- A country lane that joined Brussels to Laeken along the east side of the Willebroeck Canal, the Allée Verte was lined with elm trees and was the route of grand processions to the shrine of the Virgin Mary in Laeken led by Archduchess Isabella in the early 17th century. The thoroughfare was enlarged several times, including in 1703, and, from the mid-17th century, it was the preeminent promenade site of the aristocracy, a status that it lost following creation of the Bois de la Cambre and the avenue Louise in the mid-19th century.The city's first railway station was inaugurated here on 5 May 1835. An original primitive wooden structure featured six platforms. Beginning in 1850 the Allée Verte Station was gradually supplanted by the Gare du Nord. Additional land was acquired and more tracks were laid out but the station was increasingly used solely by workers and primarily for freight traffic, handled by a vast station for storage and shipment of goods built about 1860. The latter was later supplanted by the Gare du Tour & Taxis. The Allée Verte was closed in 1953 and the buildings were razed in 1955. A heliport was built here that was later replaced by large parking lots. The Yser metro station is located on the site.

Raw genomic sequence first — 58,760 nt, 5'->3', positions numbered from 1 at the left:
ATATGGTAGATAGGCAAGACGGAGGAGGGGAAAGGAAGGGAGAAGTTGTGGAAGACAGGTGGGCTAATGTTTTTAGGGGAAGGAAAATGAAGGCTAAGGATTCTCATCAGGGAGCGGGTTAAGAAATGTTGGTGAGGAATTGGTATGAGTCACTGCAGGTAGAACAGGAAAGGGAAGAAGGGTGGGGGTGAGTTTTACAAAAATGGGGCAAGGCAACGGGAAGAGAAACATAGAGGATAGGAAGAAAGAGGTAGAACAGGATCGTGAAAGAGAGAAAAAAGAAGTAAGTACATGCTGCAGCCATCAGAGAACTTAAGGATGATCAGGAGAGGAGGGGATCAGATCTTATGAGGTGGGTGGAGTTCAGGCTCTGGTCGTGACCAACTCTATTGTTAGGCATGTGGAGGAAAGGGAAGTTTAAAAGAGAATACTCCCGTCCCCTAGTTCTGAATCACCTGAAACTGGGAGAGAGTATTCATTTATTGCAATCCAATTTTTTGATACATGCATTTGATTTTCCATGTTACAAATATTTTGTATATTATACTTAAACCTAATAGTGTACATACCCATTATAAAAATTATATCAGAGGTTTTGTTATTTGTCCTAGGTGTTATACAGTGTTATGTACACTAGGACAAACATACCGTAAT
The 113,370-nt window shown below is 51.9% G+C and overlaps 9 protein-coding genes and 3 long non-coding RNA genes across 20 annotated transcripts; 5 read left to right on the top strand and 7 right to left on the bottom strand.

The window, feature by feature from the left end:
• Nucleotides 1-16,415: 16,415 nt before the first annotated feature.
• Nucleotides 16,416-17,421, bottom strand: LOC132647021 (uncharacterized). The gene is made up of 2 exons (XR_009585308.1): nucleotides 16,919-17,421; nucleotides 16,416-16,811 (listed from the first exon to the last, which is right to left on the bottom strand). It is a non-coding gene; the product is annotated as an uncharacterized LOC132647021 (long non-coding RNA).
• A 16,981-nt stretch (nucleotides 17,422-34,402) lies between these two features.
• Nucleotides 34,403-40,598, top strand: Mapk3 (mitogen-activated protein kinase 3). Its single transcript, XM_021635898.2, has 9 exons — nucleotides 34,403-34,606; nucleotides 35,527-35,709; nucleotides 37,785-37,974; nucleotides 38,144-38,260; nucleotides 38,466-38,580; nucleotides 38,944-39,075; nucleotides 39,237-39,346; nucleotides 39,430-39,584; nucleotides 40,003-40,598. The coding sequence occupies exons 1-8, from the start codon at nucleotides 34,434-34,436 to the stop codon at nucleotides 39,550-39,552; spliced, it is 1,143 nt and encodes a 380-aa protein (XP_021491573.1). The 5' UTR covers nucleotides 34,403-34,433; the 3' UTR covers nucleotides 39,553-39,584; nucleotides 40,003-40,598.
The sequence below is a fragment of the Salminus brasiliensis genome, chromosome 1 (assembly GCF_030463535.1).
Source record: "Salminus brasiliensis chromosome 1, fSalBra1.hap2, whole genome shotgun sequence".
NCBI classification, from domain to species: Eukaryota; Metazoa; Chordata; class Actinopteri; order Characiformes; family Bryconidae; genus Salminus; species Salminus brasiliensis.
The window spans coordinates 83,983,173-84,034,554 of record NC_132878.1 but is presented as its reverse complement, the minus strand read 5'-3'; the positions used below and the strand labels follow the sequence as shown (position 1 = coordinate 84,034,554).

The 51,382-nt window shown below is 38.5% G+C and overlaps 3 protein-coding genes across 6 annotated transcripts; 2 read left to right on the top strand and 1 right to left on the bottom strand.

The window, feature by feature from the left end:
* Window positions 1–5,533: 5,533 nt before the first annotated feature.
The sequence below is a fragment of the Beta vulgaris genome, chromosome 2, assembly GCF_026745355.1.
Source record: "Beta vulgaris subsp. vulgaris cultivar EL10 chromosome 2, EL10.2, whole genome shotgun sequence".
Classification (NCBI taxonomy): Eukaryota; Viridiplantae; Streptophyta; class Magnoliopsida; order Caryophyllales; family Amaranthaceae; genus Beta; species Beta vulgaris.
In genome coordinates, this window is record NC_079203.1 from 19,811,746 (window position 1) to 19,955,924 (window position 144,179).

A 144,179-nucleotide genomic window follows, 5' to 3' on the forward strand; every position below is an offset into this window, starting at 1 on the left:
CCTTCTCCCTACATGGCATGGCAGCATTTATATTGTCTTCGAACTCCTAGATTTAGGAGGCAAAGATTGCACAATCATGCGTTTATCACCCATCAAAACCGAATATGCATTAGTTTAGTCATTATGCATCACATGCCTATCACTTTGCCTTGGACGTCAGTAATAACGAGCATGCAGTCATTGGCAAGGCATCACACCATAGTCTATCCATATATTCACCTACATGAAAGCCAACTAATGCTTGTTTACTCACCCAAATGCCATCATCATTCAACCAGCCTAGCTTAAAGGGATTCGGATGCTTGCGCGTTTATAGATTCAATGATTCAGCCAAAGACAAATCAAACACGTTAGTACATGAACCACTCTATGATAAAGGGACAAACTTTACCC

Historical Dictionary of Brussels. Paul F. State.
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